US & Canada

Mumbai attack group aid man given 14 years in prison

Tahawwur Rana appears in a Chicago court 7 June 2011
Image caption Tahawwur Rana denied all the charges during the trial

A Chicago businessman who aided an Islamic militant group blamed for the Mumbai attack in 2008 has been sentenced to 14 years in prison.

Tahawwur Rana was convicted in 2011 of providing material support for the Pakistani group, Lashkar-e-Taiba (LeT).

The 52-year-old was also charged with helping plan an aborted plot to behead staff at a Danish newspaper.

But he was cleared of a role in the Mumbai attack, when more than 160 people were killed by gunmen.

Rana's lawyer, Patrick Blegen, argued for a more lenient sentence than the maximum of 30 years, saying the Pakistani-born Canadian did not present a future risk.

"Judge, he is a good man and he got sucked into something, but there's no risk that he's going to do it again, none," Mr Blegen said.

Prosecutor Daniel Collins argued for a tough punishment to deter others.

"There's not much worse than mass murder of this scale," he said of the Danish newspaper plot.

Star witness

Correspondents say the trial gave a rare glimpse into the workings of LeT, which India blames for the Mumbai attacks.

At the centre of the trial was testimony by the government's star witness, David Headley, once Rana's close friend.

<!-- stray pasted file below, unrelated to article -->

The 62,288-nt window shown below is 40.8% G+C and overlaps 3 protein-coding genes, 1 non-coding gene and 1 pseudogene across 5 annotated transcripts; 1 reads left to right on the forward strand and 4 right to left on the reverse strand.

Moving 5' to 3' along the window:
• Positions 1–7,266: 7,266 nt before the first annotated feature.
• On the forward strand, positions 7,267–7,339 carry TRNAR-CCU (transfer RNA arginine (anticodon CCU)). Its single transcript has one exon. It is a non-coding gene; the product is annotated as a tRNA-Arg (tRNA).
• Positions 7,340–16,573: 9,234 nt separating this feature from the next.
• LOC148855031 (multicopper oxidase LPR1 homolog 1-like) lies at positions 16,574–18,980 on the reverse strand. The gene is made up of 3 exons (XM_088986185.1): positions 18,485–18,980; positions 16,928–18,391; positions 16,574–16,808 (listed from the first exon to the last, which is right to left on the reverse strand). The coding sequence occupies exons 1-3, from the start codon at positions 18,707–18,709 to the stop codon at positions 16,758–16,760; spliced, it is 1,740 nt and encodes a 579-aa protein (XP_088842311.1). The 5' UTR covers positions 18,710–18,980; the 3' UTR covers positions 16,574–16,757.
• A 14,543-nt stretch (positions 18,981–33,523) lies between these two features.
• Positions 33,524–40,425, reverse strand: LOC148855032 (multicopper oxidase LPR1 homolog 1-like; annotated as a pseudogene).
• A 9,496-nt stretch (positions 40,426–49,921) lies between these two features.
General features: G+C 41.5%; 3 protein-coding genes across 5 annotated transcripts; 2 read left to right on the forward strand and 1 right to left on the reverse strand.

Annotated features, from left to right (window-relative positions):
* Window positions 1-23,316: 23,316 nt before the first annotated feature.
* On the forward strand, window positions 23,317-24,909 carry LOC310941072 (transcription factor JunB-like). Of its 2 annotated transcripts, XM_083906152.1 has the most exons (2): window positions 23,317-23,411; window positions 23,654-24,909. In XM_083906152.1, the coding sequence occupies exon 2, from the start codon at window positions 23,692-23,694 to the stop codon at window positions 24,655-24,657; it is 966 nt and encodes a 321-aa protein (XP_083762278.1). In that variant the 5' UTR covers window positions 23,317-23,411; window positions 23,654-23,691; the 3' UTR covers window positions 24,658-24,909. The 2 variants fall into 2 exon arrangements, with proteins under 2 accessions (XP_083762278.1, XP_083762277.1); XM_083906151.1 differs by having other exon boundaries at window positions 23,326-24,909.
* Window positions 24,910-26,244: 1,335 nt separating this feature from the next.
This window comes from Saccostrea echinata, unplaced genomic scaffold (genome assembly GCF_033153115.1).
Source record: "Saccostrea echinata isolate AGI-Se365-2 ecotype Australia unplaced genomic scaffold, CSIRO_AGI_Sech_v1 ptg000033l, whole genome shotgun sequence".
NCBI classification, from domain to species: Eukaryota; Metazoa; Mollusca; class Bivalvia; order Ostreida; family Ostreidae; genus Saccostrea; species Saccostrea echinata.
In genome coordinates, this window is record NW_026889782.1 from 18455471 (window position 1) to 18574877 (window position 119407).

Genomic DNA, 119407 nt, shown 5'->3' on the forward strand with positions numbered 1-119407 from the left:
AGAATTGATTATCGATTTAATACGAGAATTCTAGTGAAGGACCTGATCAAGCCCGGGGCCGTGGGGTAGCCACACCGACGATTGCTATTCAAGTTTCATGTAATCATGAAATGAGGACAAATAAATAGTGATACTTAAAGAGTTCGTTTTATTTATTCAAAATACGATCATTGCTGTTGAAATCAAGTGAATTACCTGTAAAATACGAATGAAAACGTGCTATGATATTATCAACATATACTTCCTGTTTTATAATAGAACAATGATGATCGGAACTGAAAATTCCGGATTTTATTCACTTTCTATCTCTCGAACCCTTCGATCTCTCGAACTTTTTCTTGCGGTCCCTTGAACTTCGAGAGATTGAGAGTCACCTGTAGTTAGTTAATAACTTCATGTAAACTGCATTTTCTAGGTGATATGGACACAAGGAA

US-Pakistani Headley had previously pleaded guilty to laying the groundwork for the Mumbai attacks and helping plot the attack against the Danish paper.

During the trial, prosecutors argued that Rana had allowed Headley to open an office of his Chicago-based immigration services firm in Mumbai, which Headley then used as cover to scout sites for the attacks.

The prosecutors also said that Rana had allowed Headley to pose as a representative of his firm in order to gain access to newspaper offices by feigning interest in purchasing advertising space.

Rana's defence team argued that he had been manipulated and misled by Headley, an old friend from their days in a Pakistani military school.

At the opening of the trial, Headley also testified that Pakistan's Inter-Services Intelligence agency had provided military and moral support to LeT.

Pakistan has denied the allegations.

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